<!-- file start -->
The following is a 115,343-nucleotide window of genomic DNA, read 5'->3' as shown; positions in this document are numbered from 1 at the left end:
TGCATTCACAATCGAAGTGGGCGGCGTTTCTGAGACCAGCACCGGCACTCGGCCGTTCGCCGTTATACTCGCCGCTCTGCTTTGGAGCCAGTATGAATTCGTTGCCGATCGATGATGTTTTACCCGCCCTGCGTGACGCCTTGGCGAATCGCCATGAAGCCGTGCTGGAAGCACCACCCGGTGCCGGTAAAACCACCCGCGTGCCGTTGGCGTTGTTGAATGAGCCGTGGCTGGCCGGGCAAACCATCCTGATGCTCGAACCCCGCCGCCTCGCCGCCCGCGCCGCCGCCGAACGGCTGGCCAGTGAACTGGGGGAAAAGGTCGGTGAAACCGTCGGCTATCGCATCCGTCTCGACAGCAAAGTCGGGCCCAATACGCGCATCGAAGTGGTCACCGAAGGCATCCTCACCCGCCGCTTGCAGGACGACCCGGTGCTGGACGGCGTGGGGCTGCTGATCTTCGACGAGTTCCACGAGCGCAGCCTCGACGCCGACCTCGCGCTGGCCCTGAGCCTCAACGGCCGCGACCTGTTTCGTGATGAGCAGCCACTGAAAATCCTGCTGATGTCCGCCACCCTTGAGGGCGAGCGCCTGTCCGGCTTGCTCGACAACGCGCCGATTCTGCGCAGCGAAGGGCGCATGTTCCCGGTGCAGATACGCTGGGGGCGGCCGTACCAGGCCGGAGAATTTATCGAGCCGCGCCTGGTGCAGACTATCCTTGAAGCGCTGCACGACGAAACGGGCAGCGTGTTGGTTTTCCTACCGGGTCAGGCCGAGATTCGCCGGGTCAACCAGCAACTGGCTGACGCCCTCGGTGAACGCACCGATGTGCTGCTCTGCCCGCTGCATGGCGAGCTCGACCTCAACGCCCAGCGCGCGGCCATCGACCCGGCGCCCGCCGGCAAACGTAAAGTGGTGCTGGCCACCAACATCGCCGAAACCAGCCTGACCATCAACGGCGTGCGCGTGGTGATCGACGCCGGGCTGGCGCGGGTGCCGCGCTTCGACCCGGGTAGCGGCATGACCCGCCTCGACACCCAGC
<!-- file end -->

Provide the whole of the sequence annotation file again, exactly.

The following is a 115,343-nucleotide window of genomic DNA, read 5'->3' as shown; positions in this document are numbered from 1 at the left end:
TGCATTCACAATCGAAGTGGGCGGCGTTTCTGAGACCAGCACCGGCACTCGGCCGTTCGCCGTTATACTCGCCGCTCTGCTTTGGAGCCAGTATGAATTCGTTGCCGATCGATGATGTTTTACCCGCCCTGCGTGACGCCTTGGCGAATCGCCATGAAGCCGTGCTGGAAGCACCACCCGGTGCCGGTAAAACCACCCGCGTGCCGTTGGCGTTGTTGAATGAGCCGTGGCTGGCCGGGCAAACCATCCTGATGCTCGAACCCCGCCGCCTCGCCGCCCGCGCCGCCGCCGAACGGCTGGCCAGTGAACTGGGGGAAAAGGTCGGTGAAACCGTCGGCTATCGCATCCGTCTCGACAGCAAAGTCGGGCCCAATACGCGCATCGAAGTGGTCACCGAAGGCATCCTCACCCGCCGCTTGCAGGACGACCCGGTGCTGGACGGCGTGGGGCTGCTGATCTTCGACGAGTTCCACGAGCGCAGCCTCGACGCCGACCTCGCGCTGGCCCTGAGCCTCAACGGCCGCGACCTGTTTCGTGATGAGCAGCCACTGAAAATCCTGCTGATGTCCGCCACCCTTGAGGGCGAGCGCCTGTCCGGCTTGCTCGACAACGCGCCGATTCTGCGCAGCGAAGGGCGCATGTTCCCGGTGCAGATACGCTGGGGGCGGCCGTACCAGGCCGGAGAATTTATCGAGCCGCGCCTGGTGCAGACTATCCTTGAAGCGCTGCACGACGAAACGGGCAGCGTGTTGGTTTTCCTACCGGGTCAGGCCGAGATTCGCCGGGTCAACCAGCAACTGGCTGACGCCCTCGGTGAACGCACCGATGTGCTGCTCTGCCCGCTGCATGGCGAGCTCGACCTCAACGCCCAGCGCGCGGCCATCGACCCGGCGCCCGCCGGCAAACGTAAAGTGGTGCTGGCCACCAACATCGCCGAAACCAGCCTGACCATCAACGGCGTGCGCGTGGTGATCGACGCCGGGCTGGCGCGGGTGCCGCGCTTCGACCCGGGTAGCGGCATGACCCGCCTCGACACCCAGC